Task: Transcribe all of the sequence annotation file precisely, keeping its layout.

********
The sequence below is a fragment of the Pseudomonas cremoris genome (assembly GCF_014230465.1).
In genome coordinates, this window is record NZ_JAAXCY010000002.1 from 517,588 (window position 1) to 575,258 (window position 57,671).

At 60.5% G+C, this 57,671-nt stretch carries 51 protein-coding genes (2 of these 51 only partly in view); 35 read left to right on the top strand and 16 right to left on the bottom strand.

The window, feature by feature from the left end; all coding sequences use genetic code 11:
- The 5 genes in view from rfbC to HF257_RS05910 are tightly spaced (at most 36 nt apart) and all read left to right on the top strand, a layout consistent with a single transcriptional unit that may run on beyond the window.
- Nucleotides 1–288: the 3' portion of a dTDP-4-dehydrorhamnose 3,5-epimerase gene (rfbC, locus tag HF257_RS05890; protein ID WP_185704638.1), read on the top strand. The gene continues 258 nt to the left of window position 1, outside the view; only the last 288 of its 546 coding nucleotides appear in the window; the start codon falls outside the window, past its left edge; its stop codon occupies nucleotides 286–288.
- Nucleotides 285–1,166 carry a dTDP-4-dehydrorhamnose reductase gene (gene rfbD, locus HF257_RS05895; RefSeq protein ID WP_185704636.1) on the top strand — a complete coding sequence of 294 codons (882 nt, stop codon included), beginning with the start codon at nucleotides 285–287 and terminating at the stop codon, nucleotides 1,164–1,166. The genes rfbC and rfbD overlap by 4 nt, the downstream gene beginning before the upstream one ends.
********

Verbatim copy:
The sequence below is a fragment of the Pseudomonas cremoris genome (assembly GCF_014230465.1).
In genome coordinates, this window is record NZ_JAAXCY010000002.1 from 517,588 (window position 1) to 575,258 (window position 57,671).

At 60.5% G+C, this 57,671-nt stretch carries 51 protein-coding genes (2 of these 51 only partly in view); 35 read left to right on the top strand and 16 right to left on the bottom strand.

The window, feature by feature from the left end; all coding sequences use genetic code 11:
- The 5 genes in view from rfbC to HF257_RS05910 are tightly spaced (at most 36 nt apart) and all read left to right on the top strand, a layout consistent with a single transcriptional unit that may run on beyond the window.
- Nucleotides 1–288: the 3' portion of a dTDP-4-dehydrorhamnose 3,5-epimerase gene (rfbC, locus tag HF257_RS05890; protein ID WP_185704638.1), read on the top strand. The gene continues 258 nt to the left of window position 1, outside the view; only the last 288 of its 546 coding nucleotides appear in the window; the start codon falls outside the window, past its left edge; its stop codon occupies nucleotides 286–288.
- Nucleotides 285–1,166 carry a dTDP-4-dehydrorhamnose reductase gene (gene rfbD, locus HF257_RS05895; RefSeq protein ID WP_185704636.1) on the top strand — a complete coding sequence of 294 codons (882 nt, stop codon included), beginning with the start codon at nucleotides 285–287 and terminating at the stop codon, nucleotides 1,164–1,166. The genes rfbC and rfbD overlap by 4 nt, the downstream gene beginning before the upstream one ends.